When it comes to predicting the industries that will drive the global economy in the next decade and beyond, there is one simple rule.
When it comes to predicting the industries that will drive the global economy in the next decade and beyond, there is one simple rule: to out-compute is to out-compete.
Industries that are data-rich, that make decisions quickly, and can use data to create value, will be the employers and economic drivers of the future.
Those with capacity will flourish, and that’s why investment in high performance supercomputing matters.
High performance computing — or HPC — is the secret weapon needed to transform industry.
A supercomputer contains hundreds of thousands of computer processors that work simultaneously to solve data-intensive problems. Whether it is accelerating the science on climate change, optimising the generation of renewable energy, mapping the genome of a virus that threatens our species, or enabling new advances in astronomy, HPC sits at the heart of each discovery.
And while the focus of HPC is often on the new industries and innovation it enables, the same infrastructure is transforming more traditional sectors. HPC has already made significant contributions to the everyday activities of industries like healthcare; for example, translating a mammogram 30 times faster than ever before, as well as in the astronomy field, searching for stars over 13 billion years old.
In fact, CSIRO’s Data61 and Alpha Beta have found that half the economic benefit from digital innovation comes from the adoption of new technology across existing industries.
To understand the value that HPC delivers to WA, it’s worth looking at how our major industries are poised to transform.
We have always been a state blessed with natural resources, resources that have powered an export-led economy and lifted the wealth of our nation.
However, it is vital that we capitalise on the talent and investment our major industries attract and find new ways to create value via downstream processing and leverage expertise that is often second to none.
In mining, for example, Western Australia leads the way in exploring and identifying minerals, managing remote operations over vast distances, and using new data-intensive technologies like automation and robotics.
Those same skills will soon give us the capacity to support industries operating well beyond our terrestrial boundaries, and into the frontier of space.
In energy, our reserves of oil and gas have seen the development of offshore and onshore infrastructure, and a thriving export market accounting for around 21 per cent of the world’s liquid natural gas exports.
That infrastructure and industry expertise will now be used to develop WA as a renewable energy hub, supporting the global transition towards a net-zero carbon economy.
In agriculture, our ability to coax crops from dry and depleted soils has been a remarkable success story.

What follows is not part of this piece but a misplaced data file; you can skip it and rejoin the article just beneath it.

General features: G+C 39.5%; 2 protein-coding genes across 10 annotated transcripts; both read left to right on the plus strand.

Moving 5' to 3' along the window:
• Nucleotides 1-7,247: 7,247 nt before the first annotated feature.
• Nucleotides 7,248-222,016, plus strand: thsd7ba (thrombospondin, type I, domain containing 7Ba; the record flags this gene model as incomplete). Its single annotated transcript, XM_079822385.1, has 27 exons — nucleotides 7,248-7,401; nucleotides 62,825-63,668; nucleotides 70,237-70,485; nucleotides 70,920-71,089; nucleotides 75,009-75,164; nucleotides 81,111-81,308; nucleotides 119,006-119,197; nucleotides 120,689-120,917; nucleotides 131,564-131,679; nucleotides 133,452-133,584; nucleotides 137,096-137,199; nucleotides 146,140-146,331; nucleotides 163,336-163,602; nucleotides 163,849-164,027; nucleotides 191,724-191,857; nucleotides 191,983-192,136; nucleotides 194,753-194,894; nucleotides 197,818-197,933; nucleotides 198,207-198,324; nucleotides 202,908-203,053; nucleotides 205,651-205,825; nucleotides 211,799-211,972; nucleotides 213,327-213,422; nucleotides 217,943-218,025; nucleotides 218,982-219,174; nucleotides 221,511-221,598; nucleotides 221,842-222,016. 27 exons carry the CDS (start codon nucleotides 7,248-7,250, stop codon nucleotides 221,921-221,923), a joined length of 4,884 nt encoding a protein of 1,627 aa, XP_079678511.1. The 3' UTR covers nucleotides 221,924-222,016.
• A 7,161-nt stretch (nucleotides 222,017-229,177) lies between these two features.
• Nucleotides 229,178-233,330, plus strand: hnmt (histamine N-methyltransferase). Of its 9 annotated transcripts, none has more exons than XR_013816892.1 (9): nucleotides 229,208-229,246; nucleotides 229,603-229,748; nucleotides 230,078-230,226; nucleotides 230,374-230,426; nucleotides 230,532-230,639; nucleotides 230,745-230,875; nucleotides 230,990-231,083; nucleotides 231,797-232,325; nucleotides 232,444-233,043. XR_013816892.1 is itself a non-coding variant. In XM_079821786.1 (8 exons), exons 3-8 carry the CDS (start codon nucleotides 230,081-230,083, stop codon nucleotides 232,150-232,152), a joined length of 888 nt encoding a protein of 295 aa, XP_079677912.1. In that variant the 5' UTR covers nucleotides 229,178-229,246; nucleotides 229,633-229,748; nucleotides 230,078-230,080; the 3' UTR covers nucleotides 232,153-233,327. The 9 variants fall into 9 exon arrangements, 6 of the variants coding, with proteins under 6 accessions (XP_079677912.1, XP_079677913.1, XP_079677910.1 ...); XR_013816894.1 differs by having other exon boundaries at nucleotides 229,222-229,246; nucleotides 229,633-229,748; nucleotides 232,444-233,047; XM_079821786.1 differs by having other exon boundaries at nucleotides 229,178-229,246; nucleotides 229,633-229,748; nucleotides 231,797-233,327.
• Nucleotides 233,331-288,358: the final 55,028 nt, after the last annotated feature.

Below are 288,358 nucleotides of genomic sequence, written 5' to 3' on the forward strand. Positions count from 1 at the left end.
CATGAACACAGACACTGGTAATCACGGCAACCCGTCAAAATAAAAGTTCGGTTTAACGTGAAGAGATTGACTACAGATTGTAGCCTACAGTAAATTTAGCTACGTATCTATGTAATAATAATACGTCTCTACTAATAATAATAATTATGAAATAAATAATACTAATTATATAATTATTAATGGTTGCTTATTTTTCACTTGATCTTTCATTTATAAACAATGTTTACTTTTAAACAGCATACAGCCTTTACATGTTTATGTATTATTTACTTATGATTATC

That science, and ongoing discoveries in genomics and climate adaptation, will help us feed the world in the future.
Any one of these industry transitions would be revolutionary. To undertake all three — in food production, renewable energy and remote operations and similar changes right across the industry landscape — infrastructure and data expertise that can support this kind of advance is needed.
That’s where HPC comes in.
HPC helps optimise the use of scarce resources and minimise wastage by testing multiple scenarios and analysing data at scale.
Through our facilities at Pawsey, for example, we have helped accelerate the introduction of better gas turbines and more efficient use of solar.
We have modelled ocean waves for future energy sources and analysed the DNA of drought-resistant crops.
We are part of the world’s most exciting space exploration and astronomy discoveries and play a vital role in the investigation of diseases that threaten humankind.
We also act as a magnet for the scientists, researchers, innovators and digital technicians, software and system engineers WA will need to continue to adapt and benefit from HPC into the future.
Scientific research has driven advances in computing from the earliest days of silicon chip design in the middle of the 20th Century through to the present day. Supercomputing is at the leading edge of computing architecture, network infrastructure and data science.
As WA’s supercomputing capacity grows, so does the economic and social benefit for industry of having talented technical, strategic and research experts close to home.
Pawsey is vital infrastructure and expertise that supports WA’s brighter, supercomputer-powered future. The ‘secret’ power of our supercomputer and the impact of our team of experts is one I’m proud to share.